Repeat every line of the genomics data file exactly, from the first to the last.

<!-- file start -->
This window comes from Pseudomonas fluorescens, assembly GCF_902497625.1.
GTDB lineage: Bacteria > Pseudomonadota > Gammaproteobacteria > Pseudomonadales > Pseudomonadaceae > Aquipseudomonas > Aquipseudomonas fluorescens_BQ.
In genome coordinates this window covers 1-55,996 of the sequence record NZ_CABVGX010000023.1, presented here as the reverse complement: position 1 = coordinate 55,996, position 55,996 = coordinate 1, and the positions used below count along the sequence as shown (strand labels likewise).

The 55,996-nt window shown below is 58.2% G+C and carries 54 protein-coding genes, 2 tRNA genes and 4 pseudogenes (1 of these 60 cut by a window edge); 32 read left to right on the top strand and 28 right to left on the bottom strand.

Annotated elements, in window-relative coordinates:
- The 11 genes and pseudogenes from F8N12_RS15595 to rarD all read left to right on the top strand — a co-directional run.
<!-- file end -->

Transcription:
This window comes from Pseudomonas fluorescens, assembly GCF_902497625.1.
GTDB lineage: Bacteria > Pseudomonadota > Gammaproteobacteria > Pseudomonadales > Pseudomonadaceae > Aquipseudomonas > Aquipseudomonas fluorescens_BQ.
In genome coordinates this window covers 1-55,996 of the sequence record NZ_CABVGX010000023.1, presented here as the reverse complement: position 1 = coordinate 55,996, position 55,996 = coordinate 1, and the positions used below count along the sequence as shown (strand labels likewise).

The 55,996-nt window shown below is 58.2% G+C and carries 54 protein-coding genes, 2 tRNA genes and 4 pseudogenes (1 of these 60 cut by a window edge); 32 read left to right on the top strand and 28 right to left on the bottom strand.

Annotated elements, in window-relative coordinates:
- The 11 genes and pseudogenes from F8N12_RS15595 to rarD all read left to right on the top strand — a co-directional run.